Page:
In math, the child or teen with executive skill challenges may struggle with specific skills.

Automatic fact recall.

Inconsistent application of multiple step math procedures for regrouping (carrying and borrowing)

Inconsistent problem solving

Trouble completing all steps in multiple step word problems

Inconsistent reasoning with time and money

Trouble recalling procedures for higher level math such as algebra and calculus.
Consider these researchbased strategies for scaffolding math procedures
Use handson materials to provide visual confirmation of math concepts and procedures. Use paper clips, buttons, or base ten blocks to form groupings for to teach procedures. When needed, have your child practice the concept of fractions by using “fraction wheels” and other tools. As she develops these skills you can start to phaseout the handson materials.
Help your child develop his or her ability to quickly recall math facts and procedures. This can be done by teaching mnemonics to help her remember the steps in a specific procedure. For example, the steps in division are:

Divide

Multiply

Subtract

Check

Bring down
Many students remember this sequence of steps using this mnemonic:

Does

McDonald’s

Sell

Cheese

Burgers
Others may need to draw a picture or use a math procedures cue card as they are learning math procedures. Others may be helped by using games that drill mathematics facts until they become automatic.
Consider these researchbased strategies for structuring math word problems.
Teach your child to look for “clue” or “key” words in word problems that indicate the mathematical operation to be performed. For example, many children need to be taught that “altogether” means to add and “difference” means to subtract. Discuss words or phrases that usually indicate addition, subtraction, multiplication, or division operations.
Assist your child in developing the math language needed to properly solve mathematics word problems. Ask teachers to allow your child to develop a math dictionary to assist with math word problems.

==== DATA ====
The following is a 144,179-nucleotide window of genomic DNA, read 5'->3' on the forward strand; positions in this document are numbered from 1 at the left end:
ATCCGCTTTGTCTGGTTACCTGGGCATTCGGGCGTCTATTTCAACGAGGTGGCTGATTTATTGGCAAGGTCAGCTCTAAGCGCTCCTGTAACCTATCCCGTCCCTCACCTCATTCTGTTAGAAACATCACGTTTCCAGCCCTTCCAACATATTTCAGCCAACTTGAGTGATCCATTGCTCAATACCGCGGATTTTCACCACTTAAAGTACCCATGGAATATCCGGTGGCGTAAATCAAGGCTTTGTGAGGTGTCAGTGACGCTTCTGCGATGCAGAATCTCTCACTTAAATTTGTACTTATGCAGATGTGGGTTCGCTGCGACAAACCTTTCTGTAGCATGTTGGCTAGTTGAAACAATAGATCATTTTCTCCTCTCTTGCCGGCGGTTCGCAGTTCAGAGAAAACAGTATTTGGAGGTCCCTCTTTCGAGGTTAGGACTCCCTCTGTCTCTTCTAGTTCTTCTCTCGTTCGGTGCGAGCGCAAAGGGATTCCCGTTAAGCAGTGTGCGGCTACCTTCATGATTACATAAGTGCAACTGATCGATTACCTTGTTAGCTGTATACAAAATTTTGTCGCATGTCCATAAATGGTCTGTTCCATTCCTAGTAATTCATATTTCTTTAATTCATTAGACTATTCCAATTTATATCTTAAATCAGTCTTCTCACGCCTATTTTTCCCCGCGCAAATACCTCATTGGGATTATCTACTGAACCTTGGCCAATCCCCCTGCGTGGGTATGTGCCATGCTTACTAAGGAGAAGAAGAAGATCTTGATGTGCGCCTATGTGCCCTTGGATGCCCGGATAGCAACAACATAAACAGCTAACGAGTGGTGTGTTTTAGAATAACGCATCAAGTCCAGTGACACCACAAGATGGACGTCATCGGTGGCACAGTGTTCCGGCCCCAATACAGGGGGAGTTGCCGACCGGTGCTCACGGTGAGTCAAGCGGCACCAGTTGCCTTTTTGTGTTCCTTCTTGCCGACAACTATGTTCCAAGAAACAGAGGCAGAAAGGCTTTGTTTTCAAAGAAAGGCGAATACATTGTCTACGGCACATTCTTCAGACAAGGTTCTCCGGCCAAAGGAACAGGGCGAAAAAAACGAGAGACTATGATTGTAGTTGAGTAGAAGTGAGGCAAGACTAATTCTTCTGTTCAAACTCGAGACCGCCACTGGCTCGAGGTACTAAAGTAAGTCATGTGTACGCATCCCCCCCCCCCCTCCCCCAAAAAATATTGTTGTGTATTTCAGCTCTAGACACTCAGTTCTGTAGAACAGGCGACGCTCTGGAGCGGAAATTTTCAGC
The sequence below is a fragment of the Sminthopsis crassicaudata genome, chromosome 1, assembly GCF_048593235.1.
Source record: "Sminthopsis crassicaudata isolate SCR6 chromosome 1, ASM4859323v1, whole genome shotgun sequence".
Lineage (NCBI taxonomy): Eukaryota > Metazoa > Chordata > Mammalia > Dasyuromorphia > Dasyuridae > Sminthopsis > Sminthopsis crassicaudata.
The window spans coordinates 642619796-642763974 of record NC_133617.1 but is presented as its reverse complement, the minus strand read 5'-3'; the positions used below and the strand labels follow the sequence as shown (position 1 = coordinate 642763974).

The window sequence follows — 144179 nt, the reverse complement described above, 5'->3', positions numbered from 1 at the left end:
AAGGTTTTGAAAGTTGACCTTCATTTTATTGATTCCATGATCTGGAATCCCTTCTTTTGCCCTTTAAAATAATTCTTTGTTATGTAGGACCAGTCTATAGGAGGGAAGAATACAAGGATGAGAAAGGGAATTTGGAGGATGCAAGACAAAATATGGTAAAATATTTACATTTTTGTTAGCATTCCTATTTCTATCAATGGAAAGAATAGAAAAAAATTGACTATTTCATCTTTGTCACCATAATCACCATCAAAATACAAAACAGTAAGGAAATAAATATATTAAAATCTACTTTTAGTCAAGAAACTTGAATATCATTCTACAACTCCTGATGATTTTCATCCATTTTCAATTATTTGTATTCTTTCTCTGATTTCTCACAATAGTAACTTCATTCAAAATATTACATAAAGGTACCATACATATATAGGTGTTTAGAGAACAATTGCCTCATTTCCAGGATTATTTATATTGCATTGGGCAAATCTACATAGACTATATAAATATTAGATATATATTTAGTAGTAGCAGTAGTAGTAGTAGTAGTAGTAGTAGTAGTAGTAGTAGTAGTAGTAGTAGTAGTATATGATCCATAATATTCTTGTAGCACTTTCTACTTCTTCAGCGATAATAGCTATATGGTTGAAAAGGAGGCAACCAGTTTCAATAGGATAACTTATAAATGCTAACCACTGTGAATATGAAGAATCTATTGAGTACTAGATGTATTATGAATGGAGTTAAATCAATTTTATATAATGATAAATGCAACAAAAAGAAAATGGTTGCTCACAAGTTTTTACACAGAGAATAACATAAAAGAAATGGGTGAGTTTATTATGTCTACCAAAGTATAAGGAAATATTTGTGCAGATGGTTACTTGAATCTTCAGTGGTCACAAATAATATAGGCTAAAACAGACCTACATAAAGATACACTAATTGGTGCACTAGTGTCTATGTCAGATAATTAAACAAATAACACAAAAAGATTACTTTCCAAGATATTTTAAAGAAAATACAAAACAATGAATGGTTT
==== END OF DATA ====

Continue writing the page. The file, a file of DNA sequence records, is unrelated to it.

Use concrete objects that represent the numerical amounts presented in the word problem. For example, an appropriate amount of money can be used to demonstrate word problems involving money. Have the student manipulate objects while stating the processes used.
Teach your child the steps that are required to solve math word problems using the acronym STAR:

Search the word problem.

Translate the words into an equation in picture form.

Answer the problem.

Review the solution.
Make certain your child reads through the entire word problem before attempting to solve it. Teach her to ask, “What information was given?”, “What information is not needed?”, “What is asked?” Teach him or her how to mark this information on word problems and write out a number sentence based on the math word problem.
Consider allowing your child the flexibility of accommodations
Request reasonable ageappropriate classroom accommodations to reduce the frustrations your child experiences due to weak math skills. Accommodating involves adjusting for areas of known weaknesses in math procedures without “watering down” the math concept. Accommodations might include:

Ask educators to allow your child additional time on math tests or other math assignments that are to be completed quickly.

Ask if your child can use a “cuecard” in order to learn multiple step math procedures quicker without interference from weak sustained attention and working memory.

Ask if your child can use a math procedures reference sheet, like the “SparkCharts” sold at Barnes and Noble to refer to as he or she is developing a specific skill.

Ask for your child to use of reference materials such as a math dictionary.

Similarly, some students may be helped by using a selfmonitoring checklist to check work for common errors before turning it in.

Request use of calculators when the task involves practicing a math reasoning concept (not computations).
Need additional suggestions?
Contact us at 817.421.8780 to schedule an educational consultation.
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